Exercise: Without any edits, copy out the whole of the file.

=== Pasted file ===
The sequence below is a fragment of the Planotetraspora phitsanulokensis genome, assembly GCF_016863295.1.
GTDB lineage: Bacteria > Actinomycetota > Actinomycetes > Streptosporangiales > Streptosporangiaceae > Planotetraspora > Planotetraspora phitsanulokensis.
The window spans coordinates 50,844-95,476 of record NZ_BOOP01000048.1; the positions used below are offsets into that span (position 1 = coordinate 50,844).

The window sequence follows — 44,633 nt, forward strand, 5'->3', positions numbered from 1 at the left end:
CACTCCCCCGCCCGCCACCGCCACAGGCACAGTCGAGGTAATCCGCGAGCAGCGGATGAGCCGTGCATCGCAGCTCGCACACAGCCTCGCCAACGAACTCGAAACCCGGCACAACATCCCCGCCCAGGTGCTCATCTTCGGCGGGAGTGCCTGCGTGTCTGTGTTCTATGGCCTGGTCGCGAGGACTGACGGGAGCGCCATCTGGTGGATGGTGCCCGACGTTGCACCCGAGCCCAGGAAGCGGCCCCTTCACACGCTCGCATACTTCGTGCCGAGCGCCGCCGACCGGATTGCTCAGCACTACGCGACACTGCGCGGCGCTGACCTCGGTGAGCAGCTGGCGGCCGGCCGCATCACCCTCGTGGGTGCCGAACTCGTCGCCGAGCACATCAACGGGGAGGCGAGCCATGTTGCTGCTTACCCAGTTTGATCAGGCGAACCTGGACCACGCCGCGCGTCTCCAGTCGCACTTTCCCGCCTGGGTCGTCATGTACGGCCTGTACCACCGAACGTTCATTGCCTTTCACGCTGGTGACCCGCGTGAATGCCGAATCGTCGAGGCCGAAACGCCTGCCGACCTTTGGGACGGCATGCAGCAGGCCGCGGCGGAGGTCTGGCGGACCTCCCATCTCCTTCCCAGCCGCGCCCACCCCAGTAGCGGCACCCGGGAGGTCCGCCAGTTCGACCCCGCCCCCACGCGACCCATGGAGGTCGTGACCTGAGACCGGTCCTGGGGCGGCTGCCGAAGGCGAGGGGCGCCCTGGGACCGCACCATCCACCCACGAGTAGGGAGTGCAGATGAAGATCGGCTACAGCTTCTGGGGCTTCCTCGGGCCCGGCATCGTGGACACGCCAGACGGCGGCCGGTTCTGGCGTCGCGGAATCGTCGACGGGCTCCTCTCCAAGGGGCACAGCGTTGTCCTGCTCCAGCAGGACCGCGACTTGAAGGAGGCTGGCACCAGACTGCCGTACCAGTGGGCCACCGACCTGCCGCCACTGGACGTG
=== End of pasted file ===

The sequence below is a fragment of the Planotetraspora phitsanulokensis genome, assembly GCF_016863295.1.
GTDB lineage: Bacteria > Actinomycetota > Actinomycetes > Streptosporangiales > Streptosporangiaceae > Planotetraspora > Planotetraspora phitsanulokensis.
The window spans coordinates 50,844-95,476 of record NZ_BOOP01000048.1; the positions used below are offsets into that span (position 1 = coordinate 50,844).

The window sequence follows — 44,633 nt, forward strand, 5'->3', positions numbered from 1 at the left end:
CACTCCCCCGCCCGCCACCGCCACAGGCACAGTCGAGGTAATCCGCGAGCAGCGGATGAGCCGTGCATCGCAGCTCGCACACAGCCTCGCCAACGAACTCGAAACCCGGCACAACATCCCCGCCCAGGTGCTCATCTTCGGCGGGAGTGCCTGCGTGTCTGTGTTCTATGGCCTGGTCGCGAGGACTGACGGGAGCGCCATCTGGTGGATGGTGCCCGACGTTGCACCCGAGCCCAGGAAGCGGCCCCTTCACACGCTCGCATACTTCGTGCCGAGCGCCGCCGACCGGATTGCTCAGCACTACGCGACACTGCGCGGCGCTGACCTCGGTGAGCAGCTGGCGGCCGGCCGCATCACCCTCGTGGGTGCCGAACTCGTCGCCGAGCACATCAACGGGGAGGCGAGCCATGTTGCTGCTTACCCAGTTTGATCAGGCGAACCTGGACCACGCCGCGCGTCTCCAGTCGCACTTTCCCGCCTGGGTCGTCATGTACGGCCTGTACCACCGAACGTTCATTGCCTTTCACGCTGGTGACCCGCGTGAATGCCGAATCGTCGAGGCCGAAACGCCTGCCGACCTTTGGGACGGCATGCAGCAGGCCGCGGCGGAGGTCTGGCGGACCTCCCATCTCCTTCCCAGCCGCGCCCACCCCAGTAGCGGCACCCGGGAGGTCCGCCAGTTCGACCCCGCCCCCACGCGACCCATGGAGGTCGTGACCTGAGACCGGTCCTGGGGCGGCTGCCGAAGGCGAGGGGCGCCCTGGGACCGCACCATCCACCCACGAGTAGGGAGTGCAGATGAAGATCGGCTACAGCTTCTGGGGCTTCCTCGGGCCCGGCATCGTGGACACGCCAGACGGCGGCCGGTTCTGGCGTCGCGGAATCGTCGACGGGCTCCTCTCCAAGGGGCACAGCGTTGTCCTGCTCCAGCAGGACCGCGACTTGAAGGAGGCTGGCACCAGACTGCCGTACCAGTGGGCCACCGACCTGCCGCCACTGGACGTG